In animal experiments [15] as well as in human studies [16,17], the amount of time needed in order to detect significant effect of prebiotics on gut microbiota was at least two weeks, indicating that a preventative approach could be more relevant than a therapeutic approach. The objectives of the current work were to study the possibility of modifying the course of diarrhea in infants and young children by daily supplementation of a prebiotic mixture of neutral (GOS, FOS) and acidic oligosaccharides (AOS) during the first 10 days of diarrhea, and also to investigate the dynamics of interleukin-1 (IL-1), IL-1RA, IL-6, IL-8, IL-10, TNF-α, and sIL-2R serum secretion in response to this supplementation.

2. Materials and Methods

2.1. Study Population and Study Design

This was a prospective, randomized, double blind placebo-controlled study performed in 2006-2007 at the Pediatric Emergency Room of the Soroka University Medical Center (Beer-Sheva, Israel), where around 60 cases of acute gastroenteritis are seen each month (EL, personal communication). The study was supported by a grant from Danone Research. Parents of infants aged between nine months and two years who had been admitted to the emergency services due to acute diarrhea signed a consent form for their child’s enrollment into this study. Inclusion criteria were no previous history of milk protein allergy or antibiotic treatment, or no chronic GI problems. The study was approved by the hospital ethics committee.
Stool cultures were performed at admission. Each child was started on a food supplement consisting of three 2-g sachets per day of either maltodextrin (placebo) or a mixture of 80% neutral oligosaccharides (GOS and FOS in a ratio of 9:1) [12], and 20% AOS derived from cleavage of pectin [11]. The supplement was to be taken with three daily meals (a total of 6 g/day). The parents were asked to return to the emergency room with their child on days 2-3, 4-5 and 9-12 after enrollment and to complete a questionnaire on the number of stools and stool consistency (stool consistency scored from 1-5, with 1 = watery, 2 = watery with material, 3 = soft, 4 = formed, regular consistency and 5 = hard). On visits 1 and 2 (days 0 and 2-3), blood was drawn for determination of serum cytokine concentrations.

2.2. Analytical Methods

Serum levels of the tested cytokines (TNF-α, sIL-2R, IL-1, IL-1RA, IL-6, IL-8 and IL-10) were measured by a solid phase ELISA. A high-sensitive immunoassay kit (Quantikine HS R&D system, Minneapolis, MN 55413, USA) was used. This kit employs an amplification system in which the alkaline phosphatase reaction provides a cofactor that activates a redox cycle leading to the formation of a colored product. The secondary enzyme system consists of alcohol dehydrogenase and diaphorase (Amplifier). Fecal microbiota were analyzed from fresh stool samples by conventional plating techniques. The results were expressed as mean ± 1 standard error (S.E.).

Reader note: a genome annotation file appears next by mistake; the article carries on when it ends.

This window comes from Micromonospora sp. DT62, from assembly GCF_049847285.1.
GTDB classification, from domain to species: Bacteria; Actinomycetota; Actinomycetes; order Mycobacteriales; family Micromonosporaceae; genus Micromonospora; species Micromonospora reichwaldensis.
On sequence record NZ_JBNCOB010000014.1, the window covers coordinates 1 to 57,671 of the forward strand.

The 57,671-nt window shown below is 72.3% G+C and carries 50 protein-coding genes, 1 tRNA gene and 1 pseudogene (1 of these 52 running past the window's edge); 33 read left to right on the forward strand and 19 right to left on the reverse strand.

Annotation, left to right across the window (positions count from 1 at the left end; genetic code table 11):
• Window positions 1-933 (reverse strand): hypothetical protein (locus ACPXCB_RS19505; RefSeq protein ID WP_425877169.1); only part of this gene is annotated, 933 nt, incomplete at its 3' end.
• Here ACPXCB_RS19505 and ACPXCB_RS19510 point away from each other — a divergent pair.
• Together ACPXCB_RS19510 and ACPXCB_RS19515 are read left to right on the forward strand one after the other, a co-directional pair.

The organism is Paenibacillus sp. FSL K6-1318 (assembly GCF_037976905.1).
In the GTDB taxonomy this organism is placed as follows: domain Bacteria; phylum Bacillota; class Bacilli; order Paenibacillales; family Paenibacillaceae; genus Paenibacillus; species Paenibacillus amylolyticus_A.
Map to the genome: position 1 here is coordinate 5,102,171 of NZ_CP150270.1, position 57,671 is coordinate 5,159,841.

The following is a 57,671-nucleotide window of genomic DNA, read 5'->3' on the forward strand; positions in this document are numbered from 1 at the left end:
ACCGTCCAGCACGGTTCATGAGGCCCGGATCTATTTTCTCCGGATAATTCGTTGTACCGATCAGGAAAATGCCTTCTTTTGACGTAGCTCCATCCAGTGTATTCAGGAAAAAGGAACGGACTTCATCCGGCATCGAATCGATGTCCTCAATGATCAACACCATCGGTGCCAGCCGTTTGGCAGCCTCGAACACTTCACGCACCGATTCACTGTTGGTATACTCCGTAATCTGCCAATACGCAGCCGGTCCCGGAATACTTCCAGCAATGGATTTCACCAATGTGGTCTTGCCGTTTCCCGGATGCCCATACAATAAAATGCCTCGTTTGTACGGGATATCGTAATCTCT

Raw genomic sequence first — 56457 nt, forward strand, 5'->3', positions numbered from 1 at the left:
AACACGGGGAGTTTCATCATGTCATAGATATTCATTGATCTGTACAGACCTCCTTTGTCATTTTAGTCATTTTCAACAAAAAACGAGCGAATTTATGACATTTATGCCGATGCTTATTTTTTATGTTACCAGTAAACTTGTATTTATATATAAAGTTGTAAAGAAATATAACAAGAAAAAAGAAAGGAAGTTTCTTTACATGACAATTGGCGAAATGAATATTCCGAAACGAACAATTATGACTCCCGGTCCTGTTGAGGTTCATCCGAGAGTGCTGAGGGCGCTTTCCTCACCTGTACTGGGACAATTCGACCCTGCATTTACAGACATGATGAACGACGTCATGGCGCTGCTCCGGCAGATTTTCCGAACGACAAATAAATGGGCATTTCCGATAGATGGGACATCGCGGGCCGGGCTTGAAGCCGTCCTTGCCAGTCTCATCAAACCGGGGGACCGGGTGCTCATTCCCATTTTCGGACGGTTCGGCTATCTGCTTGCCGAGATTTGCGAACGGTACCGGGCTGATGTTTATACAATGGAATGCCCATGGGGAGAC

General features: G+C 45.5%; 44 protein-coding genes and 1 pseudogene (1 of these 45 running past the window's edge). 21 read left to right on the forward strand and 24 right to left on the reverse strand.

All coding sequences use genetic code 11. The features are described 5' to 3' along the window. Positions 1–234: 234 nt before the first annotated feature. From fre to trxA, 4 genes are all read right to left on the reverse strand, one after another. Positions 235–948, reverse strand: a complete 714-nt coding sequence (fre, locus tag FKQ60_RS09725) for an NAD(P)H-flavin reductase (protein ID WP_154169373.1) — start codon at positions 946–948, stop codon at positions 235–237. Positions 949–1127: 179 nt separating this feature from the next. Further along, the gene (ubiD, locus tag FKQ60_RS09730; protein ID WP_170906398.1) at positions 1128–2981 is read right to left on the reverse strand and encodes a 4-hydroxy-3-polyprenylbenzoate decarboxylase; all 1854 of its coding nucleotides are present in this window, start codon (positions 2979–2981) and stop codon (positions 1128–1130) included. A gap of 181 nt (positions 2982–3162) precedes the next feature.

2.3. Statistical Analysis

The changes in cytokine levels were examined in three ways: (a) difference between day 0 and day 2-3 levels, (b) percentage of the individual change in concentration divided by admission levels, and (c) dichotomously (i.e., an increase vs. no change or a decrease). Comparisons between the two groups of patients (non-supplemented vs. supplemented) with regard to gender, age, height, number of stools, serum white blood cell and lymphocyte counts, neutrophil percentages and serum cytokine concentrations were performed using unpaired t-tests, Mann-Whitney and Chi-square tests, as appropriate. Comparisons between the two groups with regard to the number of stools and stool consistency over time were by an analysis of variance (ANOVA) with repeated measures. Contrast analysis was used to compare each time point vis-a-vis time of admission. The changes in cytokine concentrations over the first 2-3 days were expressed as a relative percentage change from the admission concentrations (cytokine day 2-3- cytokine admission/ cytokine admission%). Significance was set at ≤0.05. The SPSS (Chicago, IL) for Windows software, Version 13.0 was used for the analysis. A mixed model analysis was performed using the SAS for Windows, version 9.1.

3. Results

A total of 119 subjects with acute diarrhea were originally enrolled, but only 104 received the food supplementation due to either referral to hospitalization from the emergency services or withdrawal of consent during the first 24 hours (Figure 1). Out of these 104 patients, 74, 55 and 42 attended visits 2, 3 and 4, respectively (Figure 1). The characteristics of the study participants' evaluated at enrollment are presented in Table 1.
Figure 1. Study flow-sheet: subjects' characteristics and distribution at the follow-up visits.